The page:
The fragrance of God?

240616 Pentecost 4 year B
1 Samuel 15:34-16:13, 11:14-15- PSALM 20 – 2 Corinthians 5.6-17- Mark 4.26-34

May the words of my mouth and the meditation of all our hearts be acceptable in your sight, O Lord our strength and our redeemer.

In the global world in which we live, life has become for the curious a joyous journey through a wide range of gastronomic traditions and cuisine. There is nothing I love more than to discover new tastes and new experiences, and then to try and cook them at home to share with family and friends. To try out new things reminds us of what we like best in our own traditions, but also takes us into the life and experience of other cultures through their food.

One of my early encounters of a cuisine different from my own was with Indian cooking, which I had never experienced before. I was staying with a British family in London, and an Indian meal was at least a weekly occurrence. I soon learned to make some of those delicious dishes, and introduced them back home to my family.

There are of course many varieties of Indian cooking, given the size of the Indian sub-continent and its many cultures. But as I am sure you will know, the basis of that cuisine is a mix of spices and herbs that produce different flavours according to the relative importance given to each in various dishes.

Often, the starting point for a curry recipe will be a gently frying of seeds – black mustard seeds, fennel, cumin, cardamoms and many others, to release the flavours into oil ready to cook onions, vegetables, pulses and other ingredients to turn into a wonderfully fragrant dish.

The seeds may be tiny, and not used in a large quantity in proportion to the whole dish, but they give their best to transform it and make it quite other to the bland mix it could have been without them.

Jesus’s well known parable of the mustard seed speaks of the potential that the very small seed has as it is planted, grows, and turns into a large bush which can become home to many things. That is the way it is told by Jesus, and it allows our imagination to wonder at the expanse of the Kingdom of God from the humble beginning of our kernel of faith.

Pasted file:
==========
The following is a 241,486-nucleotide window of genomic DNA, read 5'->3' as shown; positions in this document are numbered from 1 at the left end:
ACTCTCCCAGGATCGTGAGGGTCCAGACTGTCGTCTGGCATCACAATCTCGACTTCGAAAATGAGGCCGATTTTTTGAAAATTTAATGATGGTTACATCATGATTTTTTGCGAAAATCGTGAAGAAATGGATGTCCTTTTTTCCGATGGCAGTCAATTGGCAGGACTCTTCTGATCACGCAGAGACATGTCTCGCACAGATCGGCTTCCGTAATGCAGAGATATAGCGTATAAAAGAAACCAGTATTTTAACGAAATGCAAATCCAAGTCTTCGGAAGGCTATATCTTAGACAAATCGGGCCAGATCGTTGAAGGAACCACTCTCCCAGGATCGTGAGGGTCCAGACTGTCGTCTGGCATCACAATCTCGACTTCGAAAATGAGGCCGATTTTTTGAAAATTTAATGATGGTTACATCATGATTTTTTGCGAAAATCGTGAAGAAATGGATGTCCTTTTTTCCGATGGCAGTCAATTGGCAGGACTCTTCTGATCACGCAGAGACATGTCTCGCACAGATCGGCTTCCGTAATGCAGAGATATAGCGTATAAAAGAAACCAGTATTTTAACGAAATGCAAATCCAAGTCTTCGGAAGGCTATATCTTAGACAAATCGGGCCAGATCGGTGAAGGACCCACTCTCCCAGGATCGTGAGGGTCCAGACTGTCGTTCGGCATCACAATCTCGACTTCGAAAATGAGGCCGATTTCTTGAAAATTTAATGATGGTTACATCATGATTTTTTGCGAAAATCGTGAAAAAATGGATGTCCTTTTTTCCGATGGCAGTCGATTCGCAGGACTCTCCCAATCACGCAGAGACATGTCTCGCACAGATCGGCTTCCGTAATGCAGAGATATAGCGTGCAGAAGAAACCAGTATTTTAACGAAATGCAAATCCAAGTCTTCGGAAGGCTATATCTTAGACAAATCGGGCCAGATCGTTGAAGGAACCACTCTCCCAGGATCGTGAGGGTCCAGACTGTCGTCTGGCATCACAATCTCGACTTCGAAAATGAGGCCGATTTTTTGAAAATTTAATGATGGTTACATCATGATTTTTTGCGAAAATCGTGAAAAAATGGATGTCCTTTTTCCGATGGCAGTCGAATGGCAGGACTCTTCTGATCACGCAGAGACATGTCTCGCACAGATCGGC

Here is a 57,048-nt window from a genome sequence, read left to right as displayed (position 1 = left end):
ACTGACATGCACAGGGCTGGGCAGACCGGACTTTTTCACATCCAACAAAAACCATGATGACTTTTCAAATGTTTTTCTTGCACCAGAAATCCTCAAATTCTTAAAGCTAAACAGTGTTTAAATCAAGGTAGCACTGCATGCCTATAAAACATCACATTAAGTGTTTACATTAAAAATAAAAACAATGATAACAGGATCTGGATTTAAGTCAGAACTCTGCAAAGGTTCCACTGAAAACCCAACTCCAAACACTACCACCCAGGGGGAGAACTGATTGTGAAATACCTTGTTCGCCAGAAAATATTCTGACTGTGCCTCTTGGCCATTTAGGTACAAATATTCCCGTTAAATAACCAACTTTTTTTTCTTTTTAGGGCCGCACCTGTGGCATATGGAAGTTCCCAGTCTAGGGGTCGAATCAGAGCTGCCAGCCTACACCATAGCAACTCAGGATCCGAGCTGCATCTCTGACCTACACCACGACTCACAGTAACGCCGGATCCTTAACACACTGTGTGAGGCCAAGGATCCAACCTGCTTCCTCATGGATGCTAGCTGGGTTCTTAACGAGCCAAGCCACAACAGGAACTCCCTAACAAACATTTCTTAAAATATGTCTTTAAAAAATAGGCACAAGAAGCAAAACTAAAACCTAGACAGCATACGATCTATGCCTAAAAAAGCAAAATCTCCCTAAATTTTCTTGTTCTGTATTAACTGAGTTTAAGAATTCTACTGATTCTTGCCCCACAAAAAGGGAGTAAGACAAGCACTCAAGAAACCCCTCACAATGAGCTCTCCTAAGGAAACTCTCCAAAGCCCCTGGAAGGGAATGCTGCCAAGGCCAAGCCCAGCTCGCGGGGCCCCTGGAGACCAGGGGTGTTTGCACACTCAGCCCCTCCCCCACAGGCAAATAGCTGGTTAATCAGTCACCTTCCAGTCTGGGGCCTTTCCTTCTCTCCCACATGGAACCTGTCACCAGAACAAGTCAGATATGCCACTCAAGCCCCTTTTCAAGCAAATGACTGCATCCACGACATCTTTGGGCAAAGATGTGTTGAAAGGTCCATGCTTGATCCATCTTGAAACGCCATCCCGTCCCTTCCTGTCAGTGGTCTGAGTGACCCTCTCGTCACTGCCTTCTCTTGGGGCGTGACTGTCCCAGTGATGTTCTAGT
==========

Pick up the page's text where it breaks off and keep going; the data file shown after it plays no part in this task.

But my colleague Anna Sutterisch drew my attention to the fact that preachers never dwell on the intrinsic value of the tiny seed as it is, not with dreams for the future or potential for exponential growth, but simply ready to give its all to bring flavour to the world, like so many of its siblings, in the here and now.

And perhaps that is another take on the Kingdom of God, which Jesus was trying to explain to his disciples. A place fragrant with divine spices released by a multitude – yet small fraction – of those populating it, and making God’s presence felt, in a ‘Taste and See’ that the Lord is Good sense.

The world loves to look at potential – what can be achieved if this, that or the other happens. What will be gained if only everyone is focused on this or that outcome and does what is needed accordingly.

As Christians, we know we are redeemed through grace, not through work. We believe that God loves us even before we have lifted a finger, simply as God looks at us and recognises in us a part of God’s image.

What is God’s outcome is not something we know, what God needs for that divine outcome God has created.

In the first of today’s two parables, we hear of the improbable story of the farmer who does not seem to have a clue as to how his fields grows the harvest he is able to gather at the end from the seeds he sowed at the beginning. Even two thousand years ago, people were a little wiser than that.

But what the parable might be telling us is that whatever happens between the sowing and the reaping is all still dependent on divine providence and the grace of God – the light of the sun, the provision of water, and an environment that will be conducive to grow to maturity. However much we might work on finding the right soil – as we learnt from the parable of the sower – that in itself is not enough.